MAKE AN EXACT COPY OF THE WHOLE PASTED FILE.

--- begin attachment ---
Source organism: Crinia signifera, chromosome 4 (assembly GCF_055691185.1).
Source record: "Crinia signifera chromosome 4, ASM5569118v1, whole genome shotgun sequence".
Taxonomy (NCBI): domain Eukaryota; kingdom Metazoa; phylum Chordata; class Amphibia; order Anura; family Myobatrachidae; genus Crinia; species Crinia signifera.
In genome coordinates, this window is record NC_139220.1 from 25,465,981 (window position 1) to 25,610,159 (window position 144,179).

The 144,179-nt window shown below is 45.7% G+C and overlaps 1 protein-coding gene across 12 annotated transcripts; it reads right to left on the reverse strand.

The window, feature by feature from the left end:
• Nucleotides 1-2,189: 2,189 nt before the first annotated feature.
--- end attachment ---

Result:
Source organism: Crinia signifera, chromosome 4 (assembly GCF_055691185.1).
Source record: "Crinia signifera chromosome 4, ASM5569118v1, whole genome shotgun sequence".
Taxonomy (NCBI): domain Eukaryota; kingdom Metazoa; phylum Chordata; class Amphibia; order Anura; family Myobatrachidae; genus Crinia; species Crinia signifera.
In genome coordinates, this window is record NC_139220.1 from 25,465,981 (window position 1) to 25,610,159 (window position 144,179).

The 144,179-nt window shown below is 45.7% G+C and overlaps 1 protein-coding gene across 12 annotated transcripts; it reads right to left on the reverse strand.

The window, feature by feature from the left end:
• Nucleotides 1-2,189: 2,189 nt before the first annotated feature.